Walk The Plank

Salford-based outdoor art experts Walk The Plank are inviting 20,000 people to light up  UK landscapes for a Green Space, Dark Skies project next year.

Walk The Plank are working with partners including The University of Salford, National Parks UK and Siemens to combine nature and technology to create something that’s never been done before.

Creative producer John Wassell said: “We’ve done major collaborations, but never on this scale, we, Walk The Plank have never done anything on this scale within 30 years. We’re on top of our game but it’s a massive undertaking.

“We’re currently in the dialogue with the University about different ways the students can get involved as part of their coursework and events themselves. For example they might be technicians, journalism students, film makers, dancers, historians.”

The idea for Green Space Dark Skies began to develop after Mr Wassell was inspired by the 1932 Kinder Scout Trespass.

Mr Wassell said: “This land at the time was owned by very wealthy landowners, this got discussed in parliament which led to the introduction of public footpaths.

“Green spaces are absolutely crucially important to us in terms of an environmentally sustainable point of view. They’re important for health and wellbeing.”

Moving forward, Walk The Plank brought together 30 teams for the Research and Development process and were successfully commissioned by UNBOXED: Creativity In The UK.

Mr Wassell continued: “It’s huge, we’re very proud to have been successful in doing that.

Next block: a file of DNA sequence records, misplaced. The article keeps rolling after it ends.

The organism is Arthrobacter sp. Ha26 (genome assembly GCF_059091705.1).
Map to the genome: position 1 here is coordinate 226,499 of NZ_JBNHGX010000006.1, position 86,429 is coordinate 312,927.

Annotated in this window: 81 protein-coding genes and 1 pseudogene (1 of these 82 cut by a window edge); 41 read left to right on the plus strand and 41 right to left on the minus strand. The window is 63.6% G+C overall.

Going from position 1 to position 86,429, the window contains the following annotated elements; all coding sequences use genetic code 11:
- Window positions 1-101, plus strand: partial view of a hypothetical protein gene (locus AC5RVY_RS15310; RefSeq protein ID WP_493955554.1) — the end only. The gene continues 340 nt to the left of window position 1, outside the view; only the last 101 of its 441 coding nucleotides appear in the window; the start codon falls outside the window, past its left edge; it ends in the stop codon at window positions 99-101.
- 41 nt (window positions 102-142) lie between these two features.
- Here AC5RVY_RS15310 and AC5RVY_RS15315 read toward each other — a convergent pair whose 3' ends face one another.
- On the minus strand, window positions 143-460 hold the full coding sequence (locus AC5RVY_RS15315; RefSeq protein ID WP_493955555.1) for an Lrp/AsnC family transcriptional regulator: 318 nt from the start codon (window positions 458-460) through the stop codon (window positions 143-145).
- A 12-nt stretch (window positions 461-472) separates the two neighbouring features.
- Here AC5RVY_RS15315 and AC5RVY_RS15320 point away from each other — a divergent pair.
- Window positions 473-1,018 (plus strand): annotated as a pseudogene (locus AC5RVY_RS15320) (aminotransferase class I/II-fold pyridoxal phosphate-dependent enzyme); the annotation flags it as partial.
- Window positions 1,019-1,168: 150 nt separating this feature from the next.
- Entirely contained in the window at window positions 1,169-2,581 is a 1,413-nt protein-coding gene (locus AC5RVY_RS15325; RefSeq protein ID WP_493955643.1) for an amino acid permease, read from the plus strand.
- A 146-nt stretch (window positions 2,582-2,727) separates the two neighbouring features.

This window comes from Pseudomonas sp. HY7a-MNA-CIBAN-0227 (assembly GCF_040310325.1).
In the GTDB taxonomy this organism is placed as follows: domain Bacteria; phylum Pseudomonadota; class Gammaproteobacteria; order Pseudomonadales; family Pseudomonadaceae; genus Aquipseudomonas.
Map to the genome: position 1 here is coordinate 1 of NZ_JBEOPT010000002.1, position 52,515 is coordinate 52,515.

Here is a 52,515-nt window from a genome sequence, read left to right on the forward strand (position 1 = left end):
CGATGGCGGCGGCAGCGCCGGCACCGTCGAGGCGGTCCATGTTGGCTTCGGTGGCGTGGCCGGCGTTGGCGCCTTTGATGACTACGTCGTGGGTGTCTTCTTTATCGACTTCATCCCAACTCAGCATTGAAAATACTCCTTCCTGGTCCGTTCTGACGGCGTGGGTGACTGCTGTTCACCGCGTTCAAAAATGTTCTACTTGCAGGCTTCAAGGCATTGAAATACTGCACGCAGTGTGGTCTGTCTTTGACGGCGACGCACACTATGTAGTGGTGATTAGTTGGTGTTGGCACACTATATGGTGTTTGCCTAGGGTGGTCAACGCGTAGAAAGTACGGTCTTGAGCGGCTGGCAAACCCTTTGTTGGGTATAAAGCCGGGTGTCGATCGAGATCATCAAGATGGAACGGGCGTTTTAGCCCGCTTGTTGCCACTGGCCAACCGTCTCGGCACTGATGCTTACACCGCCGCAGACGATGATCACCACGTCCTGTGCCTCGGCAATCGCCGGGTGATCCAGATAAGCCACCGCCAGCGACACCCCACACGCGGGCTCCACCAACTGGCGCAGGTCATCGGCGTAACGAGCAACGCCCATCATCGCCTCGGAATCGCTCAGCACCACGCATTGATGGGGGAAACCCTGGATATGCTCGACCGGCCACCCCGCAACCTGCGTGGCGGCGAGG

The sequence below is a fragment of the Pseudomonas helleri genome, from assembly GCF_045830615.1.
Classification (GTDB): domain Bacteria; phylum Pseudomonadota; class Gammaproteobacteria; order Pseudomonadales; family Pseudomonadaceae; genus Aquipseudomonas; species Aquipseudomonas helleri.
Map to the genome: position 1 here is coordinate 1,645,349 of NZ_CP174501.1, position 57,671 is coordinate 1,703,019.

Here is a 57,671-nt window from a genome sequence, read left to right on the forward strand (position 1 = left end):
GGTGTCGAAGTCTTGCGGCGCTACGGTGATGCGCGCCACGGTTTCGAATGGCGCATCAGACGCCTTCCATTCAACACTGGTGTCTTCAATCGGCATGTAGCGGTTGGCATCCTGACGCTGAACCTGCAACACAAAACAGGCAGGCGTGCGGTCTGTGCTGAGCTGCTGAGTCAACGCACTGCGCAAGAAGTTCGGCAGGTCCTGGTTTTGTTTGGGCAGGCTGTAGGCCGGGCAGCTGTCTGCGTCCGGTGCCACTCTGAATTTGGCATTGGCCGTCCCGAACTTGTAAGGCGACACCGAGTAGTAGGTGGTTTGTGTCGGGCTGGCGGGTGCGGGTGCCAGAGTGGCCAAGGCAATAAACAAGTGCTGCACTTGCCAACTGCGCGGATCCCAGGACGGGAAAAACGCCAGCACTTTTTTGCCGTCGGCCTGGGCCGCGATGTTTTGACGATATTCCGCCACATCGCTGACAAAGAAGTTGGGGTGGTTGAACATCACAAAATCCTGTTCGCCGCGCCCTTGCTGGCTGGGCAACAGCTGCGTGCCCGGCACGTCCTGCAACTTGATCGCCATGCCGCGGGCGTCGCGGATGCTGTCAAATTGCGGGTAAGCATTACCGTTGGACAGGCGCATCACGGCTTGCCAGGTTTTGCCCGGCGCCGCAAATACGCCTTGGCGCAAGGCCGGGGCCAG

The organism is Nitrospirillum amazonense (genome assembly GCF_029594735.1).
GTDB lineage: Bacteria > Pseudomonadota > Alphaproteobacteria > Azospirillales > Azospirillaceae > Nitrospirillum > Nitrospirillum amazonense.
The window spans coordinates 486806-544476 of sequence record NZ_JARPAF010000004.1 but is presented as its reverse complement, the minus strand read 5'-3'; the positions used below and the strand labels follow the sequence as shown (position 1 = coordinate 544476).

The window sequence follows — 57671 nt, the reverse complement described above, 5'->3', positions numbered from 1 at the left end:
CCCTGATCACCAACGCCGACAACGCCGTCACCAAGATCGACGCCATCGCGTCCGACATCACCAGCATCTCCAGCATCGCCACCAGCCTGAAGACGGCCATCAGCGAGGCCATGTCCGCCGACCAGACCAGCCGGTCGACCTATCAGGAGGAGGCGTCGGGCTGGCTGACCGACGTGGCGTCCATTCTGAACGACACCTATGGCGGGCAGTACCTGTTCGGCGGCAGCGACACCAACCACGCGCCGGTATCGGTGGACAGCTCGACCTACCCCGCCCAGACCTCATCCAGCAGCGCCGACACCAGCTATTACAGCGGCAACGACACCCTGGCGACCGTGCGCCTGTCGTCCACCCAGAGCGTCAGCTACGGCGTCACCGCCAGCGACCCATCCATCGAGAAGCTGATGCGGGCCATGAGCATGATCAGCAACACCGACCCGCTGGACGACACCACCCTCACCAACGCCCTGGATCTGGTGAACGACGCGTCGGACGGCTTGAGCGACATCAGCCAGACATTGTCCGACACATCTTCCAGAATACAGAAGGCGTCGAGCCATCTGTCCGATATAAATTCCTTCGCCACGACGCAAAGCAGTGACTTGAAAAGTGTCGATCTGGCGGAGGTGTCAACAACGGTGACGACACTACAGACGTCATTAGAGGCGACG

“I love the research and development process, 30 teams were given resources to dream an idea that could be delivered.

“I’ve spent the last ten weeks going somewhere in the UK which are really beautiful locations and seeing how we can do participatory tech events in these places.”



However, Green Space Dark skies will have no live audience. Instead volunteers known as ‘Lumenators’ are being recruited to visit National Parks and Areas of Outstanding Natural Beauty at dusk where they will be filmed holding low impact lights to create a visual piece of art in a series of events from April to September.

Explaining the Lumenators role Mr Wassell said: “They get to be a part of a short film, we also want to care about their whole journey to doing that, a big part of our project is about their experience and how we make it rewarding for them.

“We will be going to 20 different locations around the UK. Each film will have a local composer, choreographer and writer to tell the story of the particular places, and people will be able to view the film online.

“People who we are particularly interested in reaching and getting to be Lumenators are people who wouldn’t normally access the landscapes. Whether it’s cultural, economic, social reasons or because they have a disability, we’re hoping through showing people that they can get to these landscapes and learn something from them.”

Environmental sustainability will be at the heart of Green Space Dark skies by being carbon net-positive, meaning that more carbon will be removed from the atmosphere than it produces.

Siemens technology will play a part in reducing the carbon footprint along with the Lumenators and local involvement.

Mr Wassell said: “We plan to work locally to where the event is, to climate invest locally 22 times since it’ll be 2022

“It’s about participation, a lot of our projects are to do with the place in which were working and being about the place and the people. What we’re trying to do through this project is bring these conversations to a public profile with things we need to deal with like access to land.”

To find out more about signing up to become a Lumenator and to keep updated with Green Space Dark Skies you can visit their website

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